Saturday, May 23, 2015

Footsteps in the Sky by Greg Keyes--Keyes' Book is Released as an e-book on 05-26-15!

This is the cover featuring Greg Keyes' new
novel, Footsteps in the Sky.[1]
Book Review by:
Sharon Powers.

     Thanksgiving in New Mexico. . .well, that's how I thought of it. Of course, it really was a photography trip with my husband and daughter. My husband, daughter, and I had taken night classes in photography at the local college; I had earned two associate degrees (in photography, of course) and looked forward to shooting at a location that I had never been to before. 

     New Mexico was nothing short of beautiful, as they say, "The Land of Enchantment." We spent a week driving around Northern New Mexico taking photographs in many urban settings, and landscapes, well, everywhere, Chaco Canyon included. On Thanksgiving we celebrated quietly, ate well, and relaxed. Peace and serenity enveloped us so that we really felt and appreciated the beauty and "enchantment" of the land we photographed. Being there was, indeed, something for which we could truly give thanks.

This is the Kachina Doll I bought when
I was in New Mexico. The Kachina's
name is  "Morning Singing."
The artist is D. Livingston. [2]
This is not the black pottery of which I spoke,
just above, here. This pottery was a gift
from my daughter that she purchased
on another trip to New Mexico. [2]
     What I remember most fondly, though, was seeing the kivas and dwellings at Chaco Canyon. I was able to take many beautiful photographs there; they now reside on the walls of my home. Of course, while we were there, I couldn't resist purchasing some mementos of our trip, some handmade jewelry, black pottery, and a Kachina Doll.

     Greg Keyes novel, Footsteps in the Sky, is grounded in that Hopi culture, its people, religion and way of life. He takes the beautiful traditions of the Hopi people of New Mexico and, in a way, grafts it to a different time and place.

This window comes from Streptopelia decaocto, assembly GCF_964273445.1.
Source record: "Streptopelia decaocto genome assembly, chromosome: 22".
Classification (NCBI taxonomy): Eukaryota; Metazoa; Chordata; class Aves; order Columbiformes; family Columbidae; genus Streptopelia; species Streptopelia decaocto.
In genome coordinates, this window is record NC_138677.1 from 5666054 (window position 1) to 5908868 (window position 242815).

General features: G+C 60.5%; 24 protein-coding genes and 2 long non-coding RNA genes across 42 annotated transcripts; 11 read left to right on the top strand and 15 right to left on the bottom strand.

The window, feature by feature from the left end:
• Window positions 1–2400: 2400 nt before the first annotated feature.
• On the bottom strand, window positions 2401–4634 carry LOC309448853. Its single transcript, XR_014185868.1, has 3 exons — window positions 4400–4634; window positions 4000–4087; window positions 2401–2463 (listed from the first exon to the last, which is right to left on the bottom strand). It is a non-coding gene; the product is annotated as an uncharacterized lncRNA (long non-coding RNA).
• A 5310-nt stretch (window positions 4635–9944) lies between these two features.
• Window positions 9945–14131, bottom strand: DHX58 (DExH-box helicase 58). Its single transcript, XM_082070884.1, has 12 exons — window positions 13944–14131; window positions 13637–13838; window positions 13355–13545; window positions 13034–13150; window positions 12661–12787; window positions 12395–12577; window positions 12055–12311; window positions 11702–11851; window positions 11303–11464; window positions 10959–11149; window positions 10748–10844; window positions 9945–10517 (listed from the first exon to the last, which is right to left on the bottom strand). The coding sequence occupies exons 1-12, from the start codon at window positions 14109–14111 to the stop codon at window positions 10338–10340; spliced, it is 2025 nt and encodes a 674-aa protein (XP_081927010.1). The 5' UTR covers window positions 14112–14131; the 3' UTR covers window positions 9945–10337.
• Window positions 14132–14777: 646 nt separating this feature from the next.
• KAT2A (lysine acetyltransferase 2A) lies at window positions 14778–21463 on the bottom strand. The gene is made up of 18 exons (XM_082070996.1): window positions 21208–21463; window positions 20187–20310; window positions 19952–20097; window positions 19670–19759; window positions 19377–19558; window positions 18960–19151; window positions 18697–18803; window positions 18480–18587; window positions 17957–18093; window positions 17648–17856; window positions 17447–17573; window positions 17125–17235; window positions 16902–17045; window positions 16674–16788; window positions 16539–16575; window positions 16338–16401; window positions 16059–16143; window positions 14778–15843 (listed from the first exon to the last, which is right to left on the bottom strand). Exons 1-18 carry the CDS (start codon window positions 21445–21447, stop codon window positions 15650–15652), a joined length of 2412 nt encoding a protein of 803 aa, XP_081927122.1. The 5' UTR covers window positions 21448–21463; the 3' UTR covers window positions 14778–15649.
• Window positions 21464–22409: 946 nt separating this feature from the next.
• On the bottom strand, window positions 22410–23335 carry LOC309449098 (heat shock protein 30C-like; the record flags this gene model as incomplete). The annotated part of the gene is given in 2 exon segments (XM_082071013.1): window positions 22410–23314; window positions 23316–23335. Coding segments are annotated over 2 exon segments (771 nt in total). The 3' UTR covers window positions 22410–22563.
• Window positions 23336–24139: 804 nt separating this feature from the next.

"The Four Worlds and the Emergence" [3]

     As the book opens, we are transformed from readers to listeners as Keyes presents us with a beautiful Hopi story. But not just any story; it is the story of how the Hopi left this world where the people everywhere were of "two-hearts," where there existed much corruption and the people were unhappy, to make a new start on another planet.

     In the oral traditions of the Hopi, such an origin story really exists. "The Four Worlds and the Emergence," tells of this traditional story:
Hopis tell stories about ancestral journeys through three worlds to the Fourth World, where the people live today. Here, Hopi storyteller Nuvayoiyava (Albert Yava) tells a story, handed down through the generations, about how people began as bugs and migrated and [evolved into people as they] migrated through the worlds." [3] 
This Kachina Doll
is "Maasaw," and
was created by
Bradford Kaye. [4]
      Author, Greg Keyes, takes this beautiful story a step further as he creates a new creation myth for readers. Some of the Hopi heard some footsteps in the sky and realized that someone had to be there and wondered if they, too, could live there. The Hopi sent the Catbird to the sky to find who it was who lived there; the Catbird soon found the person who made the footsteps in the sky--it was the god Masaw. Masaw agreed to let them come to his world and the Hopi ascended to the sky through reeds to Masaw's world--one that required much hard work in order to live and survive there.


     In their life on earth, the Vilmer Foundation was a stand in for Masaw. In a contract with the Hopi, the Hopi would travel to the new world and cultivate the land and make the surface conditions habitable; in exchange, the Hopi would get to keep the land. A hundred years later one faction of those early inhabitants looked to bring back the old way and give honor to the Kachina spirits. The other faction looks to technology and power.

     One descendant, SandGreyGirl (Sand), thinks that the Kachina live somewhere beyond the stars and that the gods have been preparing a new world for the people. Even though Sand hopes that the gods live and that they are, indeed, readying a new world for the Hopi, she has her doubts.